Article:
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Inspiration from Thomas Edison

Estimated Lesson Time: 3 minutes

Thomas Edison (1847-1931) was one of the greatest inventors of all time.

Success is desiring knowledge. From the age of 4, Thomas Edison was known for his thirst for knowledge. This desire led his parents to introduce him to the public library at age 11, where he developed the preference of learning by self-instruction.

Success is acting on opportunity. At age 14, Edison used the information he got from working at a railroad station to publish his own weekly flyer, which ended up having hundreds of subscribers and making over $10 a day (big bucks back in the late 19th century).

Success is seeing the good in less than desirable situations. By age 14, Edison lost almost all of his hearing and was legally deaf. He naturally accepted his fate and quickly adapted his learning methods. In fact, when doctors offered him an operation that would almost certainly restore his hearing, he refused because he feared that the “added noise” would hamper his concentration in his now silent and peaceful world.

Success is imminent the moment true desire is established. In his late teens, Edison returned home to find his mother mentally ill and his father out of work and about to lose their home. It was at this point in his life when he made the commitment that he MUST succeed and make some serious money.

Success is learning from your failures. Edison’s first “legitimate” invention was an electric vote-recording machine that, despite its brilliance, was too far ahead of its time to be marketable and did not sell. Edison learned a valuable lesson in marketing, and from this point on, he vowed he would “never waste time inventing things that people would not want to buy.”

Success is a result of past actions that eventually are seen as valuable by others. Edison spent years tinkering with the telegraph, the quadruplex transmitter, the stock-ticker, and other devices, all in his spare time. Then one day, to his complete amazement, a corporation paid him $40,000 for all of his rights to the stock-ticker. This apparent “overnight” success that served as a major turning point in Edison’s life was a result of years of earlier work.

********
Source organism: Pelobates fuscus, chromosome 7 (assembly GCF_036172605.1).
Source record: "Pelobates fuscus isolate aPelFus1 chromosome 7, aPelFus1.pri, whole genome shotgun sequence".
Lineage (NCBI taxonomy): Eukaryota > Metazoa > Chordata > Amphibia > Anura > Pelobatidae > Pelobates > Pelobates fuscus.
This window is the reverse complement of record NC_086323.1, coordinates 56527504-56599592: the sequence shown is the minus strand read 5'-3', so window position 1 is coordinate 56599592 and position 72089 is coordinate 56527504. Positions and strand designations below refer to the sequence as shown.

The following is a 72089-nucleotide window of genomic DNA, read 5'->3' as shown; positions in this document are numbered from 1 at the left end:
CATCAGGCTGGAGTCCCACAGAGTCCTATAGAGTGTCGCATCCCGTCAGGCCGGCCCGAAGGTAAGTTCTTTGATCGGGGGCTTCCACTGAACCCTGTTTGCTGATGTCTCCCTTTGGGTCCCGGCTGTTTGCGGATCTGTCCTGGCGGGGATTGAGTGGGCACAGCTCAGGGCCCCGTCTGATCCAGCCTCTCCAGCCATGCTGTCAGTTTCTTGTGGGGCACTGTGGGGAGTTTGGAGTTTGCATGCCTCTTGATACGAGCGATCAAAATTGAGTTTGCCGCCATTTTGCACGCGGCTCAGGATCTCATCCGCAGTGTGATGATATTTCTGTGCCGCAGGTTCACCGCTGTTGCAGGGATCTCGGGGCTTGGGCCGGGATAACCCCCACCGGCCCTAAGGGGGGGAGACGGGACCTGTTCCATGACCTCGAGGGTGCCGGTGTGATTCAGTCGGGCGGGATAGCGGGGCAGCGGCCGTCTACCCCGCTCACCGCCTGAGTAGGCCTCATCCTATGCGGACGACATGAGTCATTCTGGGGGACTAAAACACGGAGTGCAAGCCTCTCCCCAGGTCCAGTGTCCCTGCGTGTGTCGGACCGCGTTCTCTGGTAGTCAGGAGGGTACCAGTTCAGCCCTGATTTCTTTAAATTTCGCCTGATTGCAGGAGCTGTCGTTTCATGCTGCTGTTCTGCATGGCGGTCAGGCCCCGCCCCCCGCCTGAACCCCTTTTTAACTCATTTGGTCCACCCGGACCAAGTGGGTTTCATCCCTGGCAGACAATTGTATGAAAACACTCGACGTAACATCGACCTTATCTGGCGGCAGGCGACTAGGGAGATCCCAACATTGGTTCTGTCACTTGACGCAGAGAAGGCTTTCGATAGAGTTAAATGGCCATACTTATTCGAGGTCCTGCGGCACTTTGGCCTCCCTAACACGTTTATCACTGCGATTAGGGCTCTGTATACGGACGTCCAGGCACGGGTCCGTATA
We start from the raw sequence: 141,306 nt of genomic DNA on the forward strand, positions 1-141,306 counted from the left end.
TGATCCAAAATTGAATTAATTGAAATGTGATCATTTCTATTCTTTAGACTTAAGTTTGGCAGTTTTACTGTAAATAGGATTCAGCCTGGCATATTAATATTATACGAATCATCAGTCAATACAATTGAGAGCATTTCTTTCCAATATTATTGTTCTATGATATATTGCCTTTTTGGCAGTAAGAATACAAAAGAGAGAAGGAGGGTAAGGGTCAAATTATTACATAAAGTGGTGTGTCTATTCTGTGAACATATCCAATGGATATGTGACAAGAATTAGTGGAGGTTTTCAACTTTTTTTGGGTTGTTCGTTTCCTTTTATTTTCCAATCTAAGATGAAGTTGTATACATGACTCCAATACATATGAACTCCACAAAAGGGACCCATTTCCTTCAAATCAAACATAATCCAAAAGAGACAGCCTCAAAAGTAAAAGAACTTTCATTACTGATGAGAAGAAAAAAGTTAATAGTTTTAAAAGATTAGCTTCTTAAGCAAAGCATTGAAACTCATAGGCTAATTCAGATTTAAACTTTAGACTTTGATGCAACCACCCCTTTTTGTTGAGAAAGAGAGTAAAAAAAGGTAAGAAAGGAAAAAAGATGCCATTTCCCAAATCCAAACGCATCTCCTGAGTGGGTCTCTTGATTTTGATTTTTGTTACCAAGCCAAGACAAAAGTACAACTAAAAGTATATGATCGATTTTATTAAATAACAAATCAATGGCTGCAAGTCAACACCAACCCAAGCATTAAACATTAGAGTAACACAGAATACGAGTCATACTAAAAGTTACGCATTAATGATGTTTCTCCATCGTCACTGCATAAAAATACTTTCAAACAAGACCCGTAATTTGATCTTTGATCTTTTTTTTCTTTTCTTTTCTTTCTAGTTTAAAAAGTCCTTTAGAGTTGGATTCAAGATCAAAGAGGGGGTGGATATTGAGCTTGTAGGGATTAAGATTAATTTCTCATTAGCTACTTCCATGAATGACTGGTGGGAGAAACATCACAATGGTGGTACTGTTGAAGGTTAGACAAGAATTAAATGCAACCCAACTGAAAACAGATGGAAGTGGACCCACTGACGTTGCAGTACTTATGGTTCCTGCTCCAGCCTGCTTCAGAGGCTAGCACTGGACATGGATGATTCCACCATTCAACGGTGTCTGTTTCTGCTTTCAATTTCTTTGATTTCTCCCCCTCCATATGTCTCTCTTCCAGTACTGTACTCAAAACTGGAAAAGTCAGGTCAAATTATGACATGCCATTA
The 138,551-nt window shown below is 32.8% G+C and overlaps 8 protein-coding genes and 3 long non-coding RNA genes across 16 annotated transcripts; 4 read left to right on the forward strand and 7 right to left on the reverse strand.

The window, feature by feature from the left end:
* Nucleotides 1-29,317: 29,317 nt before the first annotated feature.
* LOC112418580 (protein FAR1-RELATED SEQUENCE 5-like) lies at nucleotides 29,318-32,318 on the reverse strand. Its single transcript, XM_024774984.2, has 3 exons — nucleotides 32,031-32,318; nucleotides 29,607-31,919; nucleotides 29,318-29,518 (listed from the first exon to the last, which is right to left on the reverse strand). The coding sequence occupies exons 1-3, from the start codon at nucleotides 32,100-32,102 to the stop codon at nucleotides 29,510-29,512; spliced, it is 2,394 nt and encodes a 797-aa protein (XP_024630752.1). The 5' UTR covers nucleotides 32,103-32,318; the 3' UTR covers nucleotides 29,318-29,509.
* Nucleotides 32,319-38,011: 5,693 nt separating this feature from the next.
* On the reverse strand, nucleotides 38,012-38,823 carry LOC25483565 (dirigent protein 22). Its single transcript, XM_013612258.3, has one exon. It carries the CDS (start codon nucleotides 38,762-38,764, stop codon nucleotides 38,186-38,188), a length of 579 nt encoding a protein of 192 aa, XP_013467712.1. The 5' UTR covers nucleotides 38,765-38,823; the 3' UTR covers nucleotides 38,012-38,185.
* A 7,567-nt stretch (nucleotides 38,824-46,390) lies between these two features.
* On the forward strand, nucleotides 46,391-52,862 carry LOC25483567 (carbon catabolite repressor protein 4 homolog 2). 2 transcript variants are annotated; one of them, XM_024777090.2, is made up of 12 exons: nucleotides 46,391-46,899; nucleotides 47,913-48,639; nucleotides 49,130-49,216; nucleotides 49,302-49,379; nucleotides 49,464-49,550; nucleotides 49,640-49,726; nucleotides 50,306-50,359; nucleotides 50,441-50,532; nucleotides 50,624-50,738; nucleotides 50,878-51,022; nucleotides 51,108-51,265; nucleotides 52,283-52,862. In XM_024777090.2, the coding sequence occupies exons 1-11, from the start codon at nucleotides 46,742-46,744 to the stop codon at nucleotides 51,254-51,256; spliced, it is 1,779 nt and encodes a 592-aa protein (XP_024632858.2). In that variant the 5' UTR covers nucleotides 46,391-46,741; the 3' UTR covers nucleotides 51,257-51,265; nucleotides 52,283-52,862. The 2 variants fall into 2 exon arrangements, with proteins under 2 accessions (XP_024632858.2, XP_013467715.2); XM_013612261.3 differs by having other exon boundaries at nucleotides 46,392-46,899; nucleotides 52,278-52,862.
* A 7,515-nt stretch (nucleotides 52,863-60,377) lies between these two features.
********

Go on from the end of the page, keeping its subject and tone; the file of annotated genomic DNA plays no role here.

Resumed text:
Success is inspired by healthy competition. In 1879, extremely disappointed by the fact that Bell had beaten him in the race to patent the first authentic transmission of the human voice, Edison now surpassed all of his competition by inventing the first commercially practical incandescent electric light bulb, which as we know, dramatically changed the way we all live today.

Success is a pattern that never quits. Edison obtained his last patent, his 1093rd, at the age of 83. This was less than a year before his death.

Success is perseverance. Edison is the role model for perseverance. While working on the nickel/iron storage battery, he performed 10,295 failed experiments before achieving success. In addition, almost every one of his failed inventions was followed by a success. Edison knew very well the key element of success—perseverance.

[Sources: http://www.thomasedison.com, http://www.incwell.com, http://www.biography.com]

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